We saw examples of this Sunday, when Brady looked for Dorsett three times. The end results were three incompletions, including an interception with three minutes left in the first half. On that play, Dorsett failed to turn around, while Buster Skrine kept his shoulders turned and looked the ball into his chest for the pick. Brady went back to Dorsett twice in the third quarter. On one play, the receiver pulled an Aaron Dobson, allowing Darryl Roberts to knock the ball out of his hands. He then tried to look back over his head (in the way you’d try a backwards granny shot in H-O-R-S-E) instead of turning to locate the football to let Skrine break up another pass. Contrast these plays with a remarkable, you-will-not-deny-me catch by Jet Jeremy Kerley in the first quarter (while he had corner Jonathan Jones draped over him like fresh wallpaper), and you can see the difference between reliable receivers and guys who are just kind of, you know, there.

Brady, You Bring Me Up When I’m Down: We should give Brady credit not just for his great games, but for his gutty ones, too. He slogged through a 20 for 38 performance for 257 yards and two touchdowns. Besides that artistic catch by Cooks and some strong grabs from Gronk, he got let down by his receivers a bit (really, guys? Two offensive pass interference calls?). Also, though his offensive line gave up no sacks on the day, Brady felt some heat throughout (I question the official stat of four QB pressures). New England’s final touchdown drive on their opening possession of the second half showcased vintage Brady. On third and 13, he stepped up in the pocket like the vehicle avoiding a ditch in a game of Moon Patrol to lock in on Cooks crossing 19 yards down the field (highlight here). On the touchdown to Gronkowski, Brady pulled an Astaire-like sidestep (or Timberlake-like? Probably Timberlake-like) to find room in the pocket and chuck an absolute knife to the big tight end, who spun free and gamboled into the end zone.

Numbers-wise, not a great day by Brady. Looking at the game itself and what he was able to do, it was another impressive effort in a season where such works are piling up.

When He’s Hot, He Cooks: Credit to Cooks on the day, as he recovered from a poor drop in the first quarter that would have netted New England a first down to collect six receptions for 93 yards, including that delightful 42-yarder to set up Gronk’s touchdown in the first half. New England’s early third quarter scoring drive featured peak Cooks, with the 19-yard crosser mentioned above, plus a 17-yard reception where he got open by stopping more abruptly than the series finale of “The Sopranos.” The speedy pass-catcher would have had another 17-yarder to his credit on a slant-and-run, but Hogan committed an unnecessary offensive pass interference penalty (Cooks would have broken free anyway). Important that Cooks continues to provide a consistent long- to mid-range target for Brady and company, as that can help loosen up the defense underneath.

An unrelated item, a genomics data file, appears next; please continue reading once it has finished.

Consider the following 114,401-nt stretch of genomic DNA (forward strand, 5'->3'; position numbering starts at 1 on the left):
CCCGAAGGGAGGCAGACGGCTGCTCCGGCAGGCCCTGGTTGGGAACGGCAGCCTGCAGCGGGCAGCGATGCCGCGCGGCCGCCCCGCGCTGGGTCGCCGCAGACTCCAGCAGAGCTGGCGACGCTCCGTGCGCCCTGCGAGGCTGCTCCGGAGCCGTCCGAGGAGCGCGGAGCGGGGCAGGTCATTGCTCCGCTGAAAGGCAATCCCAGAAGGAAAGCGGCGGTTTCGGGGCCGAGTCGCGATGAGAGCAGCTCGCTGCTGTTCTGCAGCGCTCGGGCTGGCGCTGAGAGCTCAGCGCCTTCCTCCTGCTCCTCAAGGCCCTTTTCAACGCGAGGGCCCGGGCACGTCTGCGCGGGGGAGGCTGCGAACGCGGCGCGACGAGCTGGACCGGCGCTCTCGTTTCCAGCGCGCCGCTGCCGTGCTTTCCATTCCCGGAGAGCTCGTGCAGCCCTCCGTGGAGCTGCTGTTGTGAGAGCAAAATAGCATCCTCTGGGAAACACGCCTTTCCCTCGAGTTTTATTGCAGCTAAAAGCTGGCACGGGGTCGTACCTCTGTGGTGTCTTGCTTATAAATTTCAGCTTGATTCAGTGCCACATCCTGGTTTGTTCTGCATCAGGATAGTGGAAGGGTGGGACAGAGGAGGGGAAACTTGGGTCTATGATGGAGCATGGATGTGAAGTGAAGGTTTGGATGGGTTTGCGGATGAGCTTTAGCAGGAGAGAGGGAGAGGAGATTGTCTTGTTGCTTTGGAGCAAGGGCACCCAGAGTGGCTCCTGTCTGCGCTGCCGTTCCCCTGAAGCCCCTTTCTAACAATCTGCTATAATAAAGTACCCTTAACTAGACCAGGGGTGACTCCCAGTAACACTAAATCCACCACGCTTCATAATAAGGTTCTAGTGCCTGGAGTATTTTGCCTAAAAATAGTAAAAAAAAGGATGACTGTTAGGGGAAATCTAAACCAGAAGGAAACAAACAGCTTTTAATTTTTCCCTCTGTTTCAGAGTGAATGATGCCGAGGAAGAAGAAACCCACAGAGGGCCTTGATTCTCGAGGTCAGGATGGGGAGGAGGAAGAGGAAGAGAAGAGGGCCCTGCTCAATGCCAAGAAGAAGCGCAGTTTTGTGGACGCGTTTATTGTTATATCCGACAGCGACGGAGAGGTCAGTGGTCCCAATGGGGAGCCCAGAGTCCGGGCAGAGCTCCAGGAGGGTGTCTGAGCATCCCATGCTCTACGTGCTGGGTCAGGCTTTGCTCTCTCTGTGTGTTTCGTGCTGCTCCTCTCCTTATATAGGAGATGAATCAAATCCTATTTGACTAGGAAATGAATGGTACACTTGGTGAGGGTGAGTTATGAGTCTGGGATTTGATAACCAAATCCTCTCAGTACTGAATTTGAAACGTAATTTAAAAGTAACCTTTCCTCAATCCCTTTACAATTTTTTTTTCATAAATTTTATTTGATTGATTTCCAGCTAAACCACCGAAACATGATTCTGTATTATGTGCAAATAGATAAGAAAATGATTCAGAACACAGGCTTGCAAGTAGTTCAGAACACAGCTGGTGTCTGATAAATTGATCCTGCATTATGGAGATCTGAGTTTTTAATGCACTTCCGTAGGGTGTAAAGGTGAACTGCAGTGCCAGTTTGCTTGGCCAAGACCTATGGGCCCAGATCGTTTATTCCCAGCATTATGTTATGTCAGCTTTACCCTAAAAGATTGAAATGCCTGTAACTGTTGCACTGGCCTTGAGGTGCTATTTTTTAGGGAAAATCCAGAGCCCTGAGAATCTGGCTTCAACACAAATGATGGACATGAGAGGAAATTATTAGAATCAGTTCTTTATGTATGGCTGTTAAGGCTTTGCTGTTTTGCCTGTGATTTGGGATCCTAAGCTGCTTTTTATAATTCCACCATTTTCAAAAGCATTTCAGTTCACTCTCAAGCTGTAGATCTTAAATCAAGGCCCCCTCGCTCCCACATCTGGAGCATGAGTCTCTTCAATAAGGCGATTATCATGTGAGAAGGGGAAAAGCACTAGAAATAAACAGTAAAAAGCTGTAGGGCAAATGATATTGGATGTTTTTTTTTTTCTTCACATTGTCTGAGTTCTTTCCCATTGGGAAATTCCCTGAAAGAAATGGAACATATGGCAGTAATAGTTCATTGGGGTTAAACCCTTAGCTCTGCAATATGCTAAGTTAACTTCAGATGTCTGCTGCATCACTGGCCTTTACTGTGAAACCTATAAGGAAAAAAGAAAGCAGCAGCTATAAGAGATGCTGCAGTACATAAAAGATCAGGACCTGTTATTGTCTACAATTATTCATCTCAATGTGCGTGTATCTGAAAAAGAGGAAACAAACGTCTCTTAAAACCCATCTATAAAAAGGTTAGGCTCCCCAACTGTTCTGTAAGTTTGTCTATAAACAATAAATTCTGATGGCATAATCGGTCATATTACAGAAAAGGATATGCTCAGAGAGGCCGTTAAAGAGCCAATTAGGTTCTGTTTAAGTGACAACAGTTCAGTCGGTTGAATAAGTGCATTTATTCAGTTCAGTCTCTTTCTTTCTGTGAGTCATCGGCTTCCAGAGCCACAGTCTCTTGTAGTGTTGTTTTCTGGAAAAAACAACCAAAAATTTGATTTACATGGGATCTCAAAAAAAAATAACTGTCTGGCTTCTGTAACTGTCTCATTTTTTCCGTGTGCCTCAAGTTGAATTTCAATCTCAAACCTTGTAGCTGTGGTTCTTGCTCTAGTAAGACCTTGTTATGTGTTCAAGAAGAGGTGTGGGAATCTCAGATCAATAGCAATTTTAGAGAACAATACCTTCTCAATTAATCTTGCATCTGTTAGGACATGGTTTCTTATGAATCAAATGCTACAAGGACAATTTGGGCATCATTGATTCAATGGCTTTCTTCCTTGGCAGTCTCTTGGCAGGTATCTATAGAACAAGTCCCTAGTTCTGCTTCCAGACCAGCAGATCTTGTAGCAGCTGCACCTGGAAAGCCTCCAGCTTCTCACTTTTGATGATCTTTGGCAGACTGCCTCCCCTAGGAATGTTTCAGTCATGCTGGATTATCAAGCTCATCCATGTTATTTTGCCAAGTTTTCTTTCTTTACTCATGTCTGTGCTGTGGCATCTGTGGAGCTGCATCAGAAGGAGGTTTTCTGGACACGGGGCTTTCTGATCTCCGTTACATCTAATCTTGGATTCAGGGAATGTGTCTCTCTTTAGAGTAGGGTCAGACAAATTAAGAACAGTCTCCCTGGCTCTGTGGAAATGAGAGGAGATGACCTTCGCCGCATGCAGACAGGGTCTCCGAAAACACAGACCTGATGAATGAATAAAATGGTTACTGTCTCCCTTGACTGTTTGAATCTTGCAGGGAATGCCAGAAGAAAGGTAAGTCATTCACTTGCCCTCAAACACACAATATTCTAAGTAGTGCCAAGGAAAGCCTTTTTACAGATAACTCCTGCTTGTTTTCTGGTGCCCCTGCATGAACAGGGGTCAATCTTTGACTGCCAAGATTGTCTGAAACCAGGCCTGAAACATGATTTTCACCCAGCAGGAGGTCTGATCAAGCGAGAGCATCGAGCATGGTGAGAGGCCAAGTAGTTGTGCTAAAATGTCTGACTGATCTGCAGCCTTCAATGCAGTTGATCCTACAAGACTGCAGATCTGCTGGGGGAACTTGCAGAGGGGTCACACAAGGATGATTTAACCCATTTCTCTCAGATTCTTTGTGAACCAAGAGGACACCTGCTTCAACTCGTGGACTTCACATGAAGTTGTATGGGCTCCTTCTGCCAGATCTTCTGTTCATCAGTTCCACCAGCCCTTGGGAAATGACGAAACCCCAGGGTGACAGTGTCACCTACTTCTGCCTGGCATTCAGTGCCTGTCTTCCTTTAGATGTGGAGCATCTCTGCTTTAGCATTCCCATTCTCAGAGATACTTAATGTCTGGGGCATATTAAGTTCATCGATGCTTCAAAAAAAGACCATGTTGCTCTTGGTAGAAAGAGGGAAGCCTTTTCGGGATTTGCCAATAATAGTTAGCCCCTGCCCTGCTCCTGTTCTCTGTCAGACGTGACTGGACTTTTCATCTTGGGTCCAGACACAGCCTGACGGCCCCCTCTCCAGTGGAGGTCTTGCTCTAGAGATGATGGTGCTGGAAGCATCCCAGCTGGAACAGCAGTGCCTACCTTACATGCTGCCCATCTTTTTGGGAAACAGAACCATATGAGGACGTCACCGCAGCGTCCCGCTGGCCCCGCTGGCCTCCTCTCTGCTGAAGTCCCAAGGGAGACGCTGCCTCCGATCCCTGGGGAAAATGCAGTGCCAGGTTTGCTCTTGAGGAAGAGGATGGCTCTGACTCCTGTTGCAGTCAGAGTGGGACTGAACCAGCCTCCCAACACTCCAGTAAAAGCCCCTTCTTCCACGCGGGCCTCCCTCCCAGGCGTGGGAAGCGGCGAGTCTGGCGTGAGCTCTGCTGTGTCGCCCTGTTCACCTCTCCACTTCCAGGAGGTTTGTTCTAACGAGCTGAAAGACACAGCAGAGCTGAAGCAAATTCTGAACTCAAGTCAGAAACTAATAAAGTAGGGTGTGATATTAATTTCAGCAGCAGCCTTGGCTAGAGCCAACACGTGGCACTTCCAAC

Is the tight end open? Usually…

Brofessional Football: Great to have a healthy Gronk. The big tight end caught six passes for 83 yards and two touchdowns. He also helped set up New England’s other TD by eliciting a pass interference penalty that gained 24 yards to the Jets’ one. Dion Lewis scuttled in for the score with 5:19 left in the half. No matter what safety or linebacker tried to cover Gronkowski, the man managed to play like a life-sized action figure, breaking open, walling off defenders, and springing free of tackles. Besides his scores, one of his better plays included a remarkable catch with 9:05 left in the second quarter, where the tight end reached up for the football and seemed to play keep away from linebacker Lee. Here’s to Gronk’s health, because football’s a more fun game with him in it.

Where A Three Grows: The running back triumvirate of Lewis, Mike Gillislee, and James White each did what was expected of them on Sunday, bringing a long-sought element of variety to the offense. Gillislee ran as hard as he has all year against a stout run defense, managing 44 yards on 10 attempts. After a first quarter fumble, Gillislee came back strong in the third, pounding the home team on a drive that resulted in a field goal. Gillislee had five totes for 22 yards on that drive, among them this seven-yard romp where he hopped for an extra two yards with a defender clinging to his leg. On that same drive, White converted a third-and-three on a sky-scraping 16-yard pass from Brady where the QB used a throwing motion like he was trying to land a paper airplane on the MetLife Stadium roof. White ended up with four catches for 22 yards and three rushes for 23 yards.

As a diminutive back, Lewis gets the fine china treatment from coaches. At this point, though, they must feel the need to use him more. The mighty mite ran 11 times for 52 yards (4.7 avg.), with much of those carries going up the middle. His size, quickness, and strength make tackling him seem like wrangling an angry ferret. The best run of the day came on the first play of the second half. Lewis ran into a hill of humanity at the right guard spot. He stopped, swung around to his left, and jetted to an area about three yards past the line of scrimmage. He then stutter-stepped and slid his way past Morris Claiborne, making the six-year corner look like an arthritic giraffe. Lewis had no business gaining any yards on the play, much less 11. An impressive run, and the type we may see more of this season.